A natural food colorant called phycocyanin provides a fun, vivid blue in soft drinks, but it is unstable on grocery shelves. Cornell’s synchrotron is helping to steady it.
In food products, the natural blues tend to be moody.
A fun food colorant with a scientific name – phycocyanin – provides a vivid blue pigment that food companies crave, but it can be unstable when placed in soft drinks and sport beverages, and then lose its hues under fluorescent light on grocery shelves.
With the help of physics and the bright X-ray beams from Cornell’s synchrotron, Cornell food scientists have found the recipe for phycocyanin’s unique behavior and they now have a chance to stabilize it, according to new research published Nov. 12 in the American Chemical Society’s journal BioMacromolecules.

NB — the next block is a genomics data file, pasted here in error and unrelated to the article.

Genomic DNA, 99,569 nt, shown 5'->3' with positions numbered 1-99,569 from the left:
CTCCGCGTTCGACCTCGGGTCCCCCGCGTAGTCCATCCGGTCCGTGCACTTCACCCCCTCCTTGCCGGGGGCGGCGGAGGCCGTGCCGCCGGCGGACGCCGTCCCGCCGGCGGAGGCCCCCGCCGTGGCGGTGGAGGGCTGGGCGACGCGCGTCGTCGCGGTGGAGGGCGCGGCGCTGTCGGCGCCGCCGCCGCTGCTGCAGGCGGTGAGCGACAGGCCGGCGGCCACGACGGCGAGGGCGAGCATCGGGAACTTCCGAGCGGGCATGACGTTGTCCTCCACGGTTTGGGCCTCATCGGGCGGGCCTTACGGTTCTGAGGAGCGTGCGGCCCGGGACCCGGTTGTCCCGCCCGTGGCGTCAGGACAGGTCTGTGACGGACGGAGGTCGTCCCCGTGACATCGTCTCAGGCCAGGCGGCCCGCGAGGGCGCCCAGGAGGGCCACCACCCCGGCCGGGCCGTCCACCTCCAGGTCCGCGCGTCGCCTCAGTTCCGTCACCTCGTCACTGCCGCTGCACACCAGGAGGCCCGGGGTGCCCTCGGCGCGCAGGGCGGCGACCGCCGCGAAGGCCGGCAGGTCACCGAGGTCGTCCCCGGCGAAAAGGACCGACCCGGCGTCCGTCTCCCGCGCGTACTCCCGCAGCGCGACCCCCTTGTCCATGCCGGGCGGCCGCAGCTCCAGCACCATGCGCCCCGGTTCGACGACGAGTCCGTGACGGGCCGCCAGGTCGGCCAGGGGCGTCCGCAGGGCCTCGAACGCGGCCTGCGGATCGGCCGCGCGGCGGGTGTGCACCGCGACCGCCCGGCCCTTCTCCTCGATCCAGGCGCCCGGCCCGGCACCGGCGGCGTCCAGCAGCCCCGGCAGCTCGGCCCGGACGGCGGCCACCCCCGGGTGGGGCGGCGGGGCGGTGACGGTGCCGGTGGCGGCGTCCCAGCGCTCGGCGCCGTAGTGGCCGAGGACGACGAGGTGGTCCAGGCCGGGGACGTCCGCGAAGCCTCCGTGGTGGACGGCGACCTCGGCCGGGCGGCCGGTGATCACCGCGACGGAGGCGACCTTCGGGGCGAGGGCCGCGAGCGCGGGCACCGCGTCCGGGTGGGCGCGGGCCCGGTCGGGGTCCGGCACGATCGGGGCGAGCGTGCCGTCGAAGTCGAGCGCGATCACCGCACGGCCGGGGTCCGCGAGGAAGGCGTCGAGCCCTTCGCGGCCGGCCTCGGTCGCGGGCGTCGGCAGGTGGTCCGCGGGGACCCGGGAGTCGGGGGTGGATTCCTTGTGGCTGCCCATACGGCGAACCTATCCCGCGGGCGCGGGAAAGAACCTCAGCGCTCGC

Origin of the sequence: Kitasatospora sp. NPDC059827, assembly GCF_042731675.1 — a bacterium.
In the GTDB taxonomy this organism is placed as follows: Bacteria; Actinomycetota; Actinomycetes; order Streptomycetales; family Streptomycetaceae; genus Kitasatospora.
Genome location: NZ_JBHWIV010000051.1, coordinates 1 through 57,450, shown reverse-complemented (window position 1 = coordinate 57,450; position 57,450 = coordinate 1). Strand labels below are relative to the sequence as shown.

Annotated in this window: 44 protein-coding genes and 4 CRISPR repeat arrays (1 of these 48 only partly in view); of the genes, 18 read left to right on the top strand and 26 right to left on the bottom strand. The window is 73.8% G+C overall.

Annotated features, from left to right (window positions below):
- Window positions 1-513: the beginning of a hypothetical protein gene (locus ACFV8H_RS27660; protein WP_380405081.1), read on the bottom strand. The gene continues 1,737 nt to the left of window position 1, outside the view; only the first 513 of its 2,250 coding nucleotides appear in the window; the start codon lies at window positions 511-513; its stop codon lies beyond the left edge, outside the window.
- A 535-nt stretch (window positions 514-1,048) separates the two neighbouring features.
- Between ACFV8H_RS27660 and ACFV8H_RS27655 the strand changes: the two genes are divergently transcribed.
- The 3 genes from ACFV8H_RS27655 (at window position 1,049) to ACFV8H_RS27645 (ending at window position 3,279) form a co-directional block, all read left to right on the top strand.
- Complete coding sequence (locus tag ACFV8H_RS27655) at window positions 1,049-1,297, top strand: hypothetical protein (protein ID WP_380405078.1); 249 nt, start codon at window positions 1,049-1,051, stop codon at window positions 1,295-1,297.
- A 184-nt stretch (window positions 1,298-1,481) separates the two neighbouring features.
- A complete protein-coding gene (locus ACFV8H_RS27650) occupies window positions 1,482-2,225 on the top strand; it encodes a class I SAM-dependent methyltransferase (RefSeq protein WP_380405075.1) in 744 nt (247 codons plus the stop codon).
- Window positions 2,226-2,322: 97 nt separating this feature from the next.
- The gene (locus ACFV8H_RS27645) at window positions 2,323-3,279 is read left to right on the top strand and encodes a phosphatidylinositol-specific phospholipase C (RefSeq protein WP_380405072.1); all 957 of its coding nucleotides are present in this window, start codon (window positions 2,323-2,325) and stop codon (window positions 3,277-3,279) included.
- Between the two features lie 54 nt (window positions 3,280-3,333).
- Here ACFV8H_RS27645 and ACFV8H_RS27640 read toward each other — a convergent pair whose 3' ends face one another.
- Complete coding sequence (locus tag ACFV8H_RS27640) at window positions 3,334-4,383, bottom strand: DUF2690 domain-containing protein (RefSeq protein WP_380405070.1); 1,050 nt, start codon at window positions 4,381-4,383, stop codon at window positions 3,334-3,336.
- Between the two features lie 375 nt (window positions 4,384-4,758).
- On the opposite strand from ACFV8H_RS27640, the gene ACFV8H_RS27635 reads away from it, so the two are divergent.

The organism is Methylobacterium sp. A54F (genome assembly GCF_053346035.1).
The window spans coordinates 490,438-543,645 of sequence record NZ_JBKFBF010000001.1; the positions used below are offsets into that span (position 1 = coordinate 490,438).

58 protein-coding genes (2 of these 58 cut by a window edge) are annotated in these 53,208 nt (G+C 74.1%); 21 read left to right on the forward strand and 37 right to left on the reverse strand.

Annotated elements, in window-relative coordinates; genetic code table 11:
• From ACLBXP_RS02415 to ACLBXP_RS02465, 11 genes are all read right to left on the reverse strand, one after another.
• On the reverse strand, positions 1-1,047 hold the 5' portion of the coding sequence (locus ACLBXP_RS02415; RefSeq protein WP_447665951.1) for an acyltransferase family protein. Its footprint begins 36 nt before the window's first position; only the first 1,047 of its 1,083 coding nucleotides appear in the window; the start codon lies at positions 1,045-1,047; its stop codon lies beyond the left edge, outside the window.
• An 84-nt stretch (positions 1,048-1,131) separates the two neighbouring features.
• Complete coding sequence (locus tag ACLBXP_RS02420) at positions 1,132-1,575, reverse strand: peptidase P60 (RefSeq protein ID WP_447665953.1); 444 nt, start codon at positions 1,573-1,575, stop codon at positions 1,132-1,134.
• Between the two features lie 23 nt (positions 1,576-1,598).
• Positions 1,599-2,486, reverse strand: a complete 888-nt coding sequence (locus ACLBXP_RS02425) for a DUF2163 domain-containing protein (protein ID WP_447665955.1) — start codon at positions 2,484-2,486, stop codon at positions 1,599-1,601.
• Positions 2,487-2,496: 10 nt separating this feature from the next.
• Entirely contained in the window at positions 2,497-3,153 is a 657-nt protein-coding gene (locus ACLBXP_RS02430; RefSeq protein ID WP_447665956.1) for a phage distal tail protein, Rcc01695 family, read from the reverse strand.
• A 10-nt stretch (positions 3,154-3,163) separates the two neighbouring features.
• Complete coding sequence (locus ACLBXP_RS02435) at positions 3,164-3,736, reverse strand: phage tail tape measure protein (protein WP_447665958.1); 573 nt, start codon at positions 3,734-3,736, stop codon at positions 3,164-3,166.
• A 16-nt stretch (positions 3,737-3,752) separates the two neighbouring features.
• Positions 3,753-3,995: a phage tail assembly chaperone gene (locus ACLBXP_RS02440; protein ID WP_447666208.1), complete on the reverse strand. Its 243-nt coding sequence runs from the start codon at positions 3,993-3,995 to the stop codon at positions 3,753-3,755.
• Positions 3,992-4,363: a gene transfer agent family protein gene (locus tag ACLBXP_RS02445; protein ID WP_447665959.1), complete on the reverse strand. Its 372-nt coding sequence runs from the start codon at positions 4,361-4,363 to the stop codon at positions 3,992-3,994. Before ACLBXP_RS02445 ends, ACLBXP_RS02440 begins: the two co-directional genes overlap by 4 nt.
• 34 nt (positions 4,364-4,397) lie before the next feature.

“Phycocyanin has a vibrant blue color,” said Alireza Abbaspourrad, the Youngkeun Joh Assistant Professor of Food Chemistry and Ingredient Technology in the Department of Food Science in the College of Agriculture and Life Sciences. “However, if you want to put phycocyanin into acidified beverages, the blue color fades quickly due to thermal treatment.”
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Image: A natural food colorant called phycocyanin provides a fun, vivid blue in soft drinks, but it is unstable on grocery shelves. Cornell’s synchrotron is helping to steady it.
Credit: CHESS Cornell Chronicle High Energy